Both of these studies found that not only could participants lift more weight with a trap bar, but they could lift faster, and hold the weight for longer, too. 

This leads us to another one of the trap bar deadlift benefits – it’s a high-benefit, low-cost workout. Basically, compared to a regular deadlift, you can lift more weight, so gain more strength and improve your overall performance, and have a lower risk of injury.

Difference in Grip

{GRAPHIC 9 - Mixed grip holding a barbell}

There is also a difference in the type of grip used to lift the heavy weight. For a barbell version of the deadlift, most people use a mixed grip. The mixed grip stops the bar from rolling during the lift, which allows you to lift more weight than you would be able to with the double overhand grip.

In this sense, using the mixed grip for barbell deadlifts lets you get stronger, faster! But many lifters are cautious that the mixed grip will lead to imbalanced muscle strength or a bicep tear. To see how the hex bar prevents these deadlift drawbacks, stick with us and we’ll explain under ‘why you should favour the trap bar deadlift’.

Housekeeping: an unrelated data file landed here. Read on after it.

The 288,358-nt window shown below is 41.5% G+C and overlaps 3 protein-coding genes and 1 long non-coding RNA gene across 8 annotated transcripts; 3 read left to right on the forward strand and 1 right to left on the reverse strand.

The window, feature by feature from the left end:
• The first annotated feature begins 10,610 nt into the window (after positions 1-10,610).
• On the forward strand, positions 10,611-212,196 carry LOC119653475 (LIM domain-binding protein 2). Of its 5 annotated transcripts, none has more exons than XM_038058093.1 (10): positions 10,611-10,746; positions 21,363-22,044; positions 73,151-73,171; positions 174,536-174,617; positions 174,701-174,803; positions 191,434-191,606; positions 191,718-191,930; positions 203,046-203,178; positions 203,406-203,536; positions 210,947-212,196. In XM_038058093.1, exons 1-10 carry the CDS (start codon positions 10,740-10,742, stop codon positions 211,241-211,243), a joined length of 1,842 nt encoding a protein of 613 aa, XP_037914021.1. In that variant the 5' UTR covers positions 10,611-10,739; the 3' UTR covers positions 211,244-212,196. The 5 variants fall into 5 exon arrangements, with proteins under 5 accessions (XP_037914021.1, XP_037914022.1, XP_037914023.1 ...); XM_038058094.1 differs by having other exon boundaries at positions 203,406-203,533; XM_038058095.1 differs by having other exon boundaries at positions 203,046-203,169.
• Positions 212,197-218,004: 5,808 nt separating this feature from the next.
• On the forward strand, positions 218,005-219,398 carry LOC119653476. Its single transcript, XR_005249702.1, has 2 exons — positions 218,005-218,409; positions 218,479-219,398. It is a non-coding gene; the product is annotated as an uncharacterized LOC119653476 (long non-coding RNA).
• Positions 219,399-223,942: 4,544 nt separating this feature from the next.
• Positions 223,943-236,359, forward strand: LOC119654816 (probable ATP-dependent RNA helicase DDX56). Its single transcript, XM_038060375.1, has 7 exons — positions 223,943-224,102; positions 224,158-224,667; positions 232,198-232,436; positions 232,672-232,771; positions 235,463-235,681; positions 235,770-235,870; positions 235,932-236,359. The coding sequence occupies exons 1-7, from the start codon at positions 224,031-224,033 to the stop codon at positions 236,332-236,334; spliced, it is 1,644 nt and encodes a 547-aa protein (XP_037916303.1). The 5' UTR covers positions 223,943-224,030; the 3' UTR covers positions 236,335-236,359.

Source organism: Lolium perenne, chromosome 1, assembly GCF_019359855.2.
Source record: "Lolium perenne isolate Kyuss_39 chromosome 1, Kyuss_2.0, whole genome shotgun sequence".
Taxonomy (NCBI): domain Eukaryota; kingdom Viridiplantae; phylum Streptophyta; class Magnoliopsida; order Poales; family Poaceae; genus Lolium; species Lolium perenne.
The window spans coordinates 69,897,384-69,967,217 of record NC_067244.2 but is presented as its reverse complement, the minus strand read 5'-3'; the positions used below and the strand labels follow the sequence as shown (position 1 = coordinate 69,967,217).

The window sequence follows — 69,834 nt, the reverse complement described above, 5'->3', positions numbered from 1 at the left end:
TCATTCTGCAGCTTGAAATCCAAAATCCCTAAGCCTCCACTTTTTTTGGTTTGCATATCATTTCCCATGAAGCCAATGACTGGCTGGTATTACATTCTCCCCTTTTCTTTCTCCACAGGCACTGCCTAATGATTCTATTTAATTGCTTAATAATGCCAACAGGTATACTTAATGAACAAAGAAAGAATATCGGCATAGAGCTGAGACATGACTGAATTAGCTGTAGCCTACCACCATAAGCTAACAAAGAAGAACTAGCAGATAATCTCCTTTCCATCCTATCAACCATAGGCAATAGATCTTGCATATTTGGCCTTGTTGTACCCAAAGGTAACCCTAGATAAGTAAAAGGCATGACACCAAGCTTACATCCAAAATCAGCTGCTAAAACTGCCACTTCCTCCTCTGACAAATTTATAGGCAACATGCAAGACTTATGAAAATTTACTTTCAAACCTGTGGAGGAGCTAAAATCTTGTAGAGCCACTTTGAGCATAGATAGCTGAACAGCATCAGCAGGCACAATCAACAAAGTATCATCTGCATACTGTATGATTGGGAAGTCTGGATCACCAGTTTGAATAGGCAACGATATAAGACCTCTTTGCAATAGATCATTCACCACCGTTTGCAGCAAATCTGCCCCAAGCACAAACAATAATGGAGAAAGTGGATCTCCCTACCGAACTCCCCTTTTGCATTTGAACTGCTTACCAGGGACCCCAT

Whilst the deadlift will develop your grip strength, as you start to lift heavier weights, you’ll need some extra help. Check out these exercises that will help you with your grip strength. 

So, Which Deadlift Style Is Best?

Now we’ve seen the battle between the two popular deadlift methods unfold, it’s time for us to answer that burning question, “which deadlift style is best?”. 

Truthfully, there is no definitive answer to whether one is better than the other. In all honesty, it depends on what you want to get out of the workout!

Why You Should Do Trap Bar Deadlifts: 

If You Have Lower Back Pain

It’s unsurprising that the most relevant of the trap bar benefits – the reduced strain on the lower back - has popped up a few times in this article, given that’s exactly why it was invented in the first place. 

{GRAPHIC 10 - Someone with a bad back}